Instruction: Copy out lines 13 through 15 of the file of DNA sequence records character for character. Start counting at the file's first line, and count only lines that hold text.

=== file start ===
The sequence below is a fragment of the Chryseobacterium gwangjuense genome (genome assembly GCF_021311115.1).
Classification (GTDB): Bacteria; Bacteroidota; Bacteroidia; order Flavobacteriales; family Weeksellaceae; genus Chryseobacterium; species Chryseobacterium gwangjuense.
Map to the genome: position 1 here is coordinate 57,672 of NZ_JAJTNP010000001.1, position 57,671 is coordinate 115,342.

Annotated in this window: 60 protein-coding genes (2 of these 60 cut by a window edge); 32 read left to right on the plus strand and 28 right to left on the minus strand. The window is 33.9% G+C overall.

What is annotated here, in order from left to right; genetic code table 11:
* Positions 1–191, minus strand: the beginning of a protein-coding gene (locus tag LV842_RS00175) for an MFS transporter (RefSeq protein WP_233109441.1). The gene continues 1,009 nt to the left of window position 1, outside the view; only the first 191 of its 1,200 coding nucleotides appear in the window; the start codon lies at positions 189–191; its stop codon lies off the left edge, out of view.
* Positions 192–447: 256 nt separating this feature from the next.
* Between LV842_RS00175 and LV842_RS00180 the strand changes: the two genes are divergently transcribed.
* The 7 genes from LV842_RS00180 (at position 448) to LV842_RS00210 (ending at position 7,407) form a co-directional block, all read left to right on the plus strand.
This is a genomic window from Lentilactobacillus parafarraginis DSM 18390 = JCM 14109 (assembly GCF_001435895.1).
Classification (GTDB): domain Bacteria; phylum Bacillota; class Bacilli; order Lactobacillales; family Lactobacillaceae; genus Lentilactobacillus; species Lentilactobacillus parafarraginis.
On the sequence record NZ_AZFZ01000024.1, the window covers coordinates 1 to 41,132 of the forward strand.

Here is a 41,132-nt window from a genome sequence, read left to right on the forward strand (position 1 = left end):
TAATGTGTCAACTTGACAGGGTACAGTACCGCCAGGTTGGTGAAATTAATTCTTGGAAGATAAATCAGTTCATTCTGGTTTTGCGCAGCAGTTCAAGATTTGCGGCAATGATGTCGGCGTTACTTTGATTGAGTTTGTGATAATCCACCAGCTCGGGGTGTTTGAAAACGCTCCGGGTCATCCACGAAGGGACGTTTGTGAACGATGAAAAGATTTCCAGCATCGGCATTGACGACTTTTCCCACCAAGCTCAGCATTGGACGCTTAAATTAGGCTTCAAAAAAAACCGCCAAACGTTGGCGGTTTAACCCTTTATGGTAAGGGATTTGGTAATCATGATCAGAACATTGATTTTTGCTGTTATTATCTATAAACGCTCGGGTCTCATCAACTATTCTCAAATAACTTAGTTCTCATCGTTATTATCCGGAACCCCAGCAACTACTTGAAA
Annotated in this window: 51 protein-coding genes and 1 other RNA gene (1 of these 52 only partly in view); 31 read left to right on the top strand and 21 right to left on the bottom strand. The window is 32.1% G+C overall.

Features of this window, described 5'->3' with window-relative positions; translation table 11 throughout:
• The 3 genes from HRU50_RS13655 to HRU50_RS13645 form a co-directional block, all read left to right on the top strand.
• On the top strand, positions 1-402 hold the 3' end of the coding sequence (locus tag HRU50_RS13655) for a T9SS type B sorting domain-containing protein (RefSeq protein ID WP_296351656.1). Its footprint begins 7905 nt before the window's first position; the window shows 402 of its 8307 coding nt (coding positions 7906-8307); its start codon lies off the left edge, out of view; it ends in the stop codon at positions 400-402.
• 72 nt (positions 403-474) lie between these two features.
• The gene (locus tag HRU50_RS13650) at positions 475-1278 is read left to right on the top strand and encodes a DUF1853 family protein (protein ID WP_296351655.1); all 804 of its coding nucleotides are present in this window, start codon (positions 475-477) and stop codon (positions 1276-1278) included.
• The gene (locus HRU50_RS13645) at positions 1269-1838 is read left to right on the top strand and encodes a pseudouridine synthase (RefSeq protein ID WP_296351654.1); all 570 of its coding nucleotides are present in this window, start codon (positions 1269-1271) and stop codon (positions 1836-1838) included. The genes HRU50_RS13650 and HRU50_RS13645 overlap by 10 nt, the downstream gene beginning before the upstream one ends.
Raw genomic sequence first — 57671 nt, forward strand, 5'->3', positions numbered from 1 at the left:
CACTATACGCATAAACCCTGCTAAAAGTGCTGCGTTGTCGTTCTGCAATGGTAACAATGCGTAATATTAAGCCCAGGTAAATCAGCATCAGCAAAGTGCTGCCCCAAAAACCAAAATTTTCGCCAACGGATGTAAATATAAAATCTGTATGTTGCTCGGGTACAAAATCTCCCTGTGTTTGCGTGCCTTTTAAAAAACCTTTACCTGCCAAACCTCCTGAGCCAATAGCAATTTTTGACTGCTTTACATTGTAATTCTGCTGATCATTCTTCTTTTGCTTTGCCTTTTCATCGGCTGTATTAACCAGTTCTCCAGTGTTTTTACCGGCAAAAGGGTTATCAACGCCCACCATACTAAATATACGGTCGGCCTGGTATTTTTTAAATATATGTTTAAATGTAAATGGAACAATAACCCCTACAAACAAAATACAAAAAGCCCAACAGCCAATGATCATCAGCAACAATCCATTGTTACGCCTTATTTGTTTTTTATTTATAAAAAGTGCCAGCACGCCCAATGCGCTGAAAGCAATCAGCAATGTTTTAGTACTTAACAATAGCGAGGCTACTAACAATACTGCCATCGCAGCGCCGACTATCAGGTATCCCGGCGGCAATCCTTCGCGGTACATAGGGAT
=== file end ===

Here is a 41,132-nt window from a genome sequence, read left to right on the forward strand (position 1 = left end):
TAATGTGTCAACTTGACAGGGTACAGTACCGCCAGGTTGGTGAAATTAATTCTTGGAAGATAAATCAGTTCATTCTGGTTTTGCGCAGCAGTTCAAGATTTGCGGCAATGATGTCGGCGTTACTTTGATTGAGTTTGTGATAATCCACCAGCTCGGGGTGTTTGAAAACGCTCCGGGTCATCCACGAAGGGACGTTTGTGAACGATGAAAAGATTTCCAGCATCGGCATTGACGACTTTTCCCACCAAGCTCAGCATTGGACGCTTAAATTAGGCTTCAAAAAAAACCGCCAAACGTTGGCGGTTTAACCCTTTATGGTAAGGGATTTGGTAATCATGATCAGAACATTGATTTTTGCTGTTATTATCTATAAACGCTCGGGTCTCATCAACTATTCTCAAATAACTTAGTTCTCATCGTTATTATCCGGAACCCCAGCAACTACTTGAAA
Annotated in this window: 51 protein-coding genes and 1 other RNA gene (1 of these 52 only partly in view); 31 read left to right on the top strand and 21 right to left on the bottom strand. The window is 32.1% G+C overall.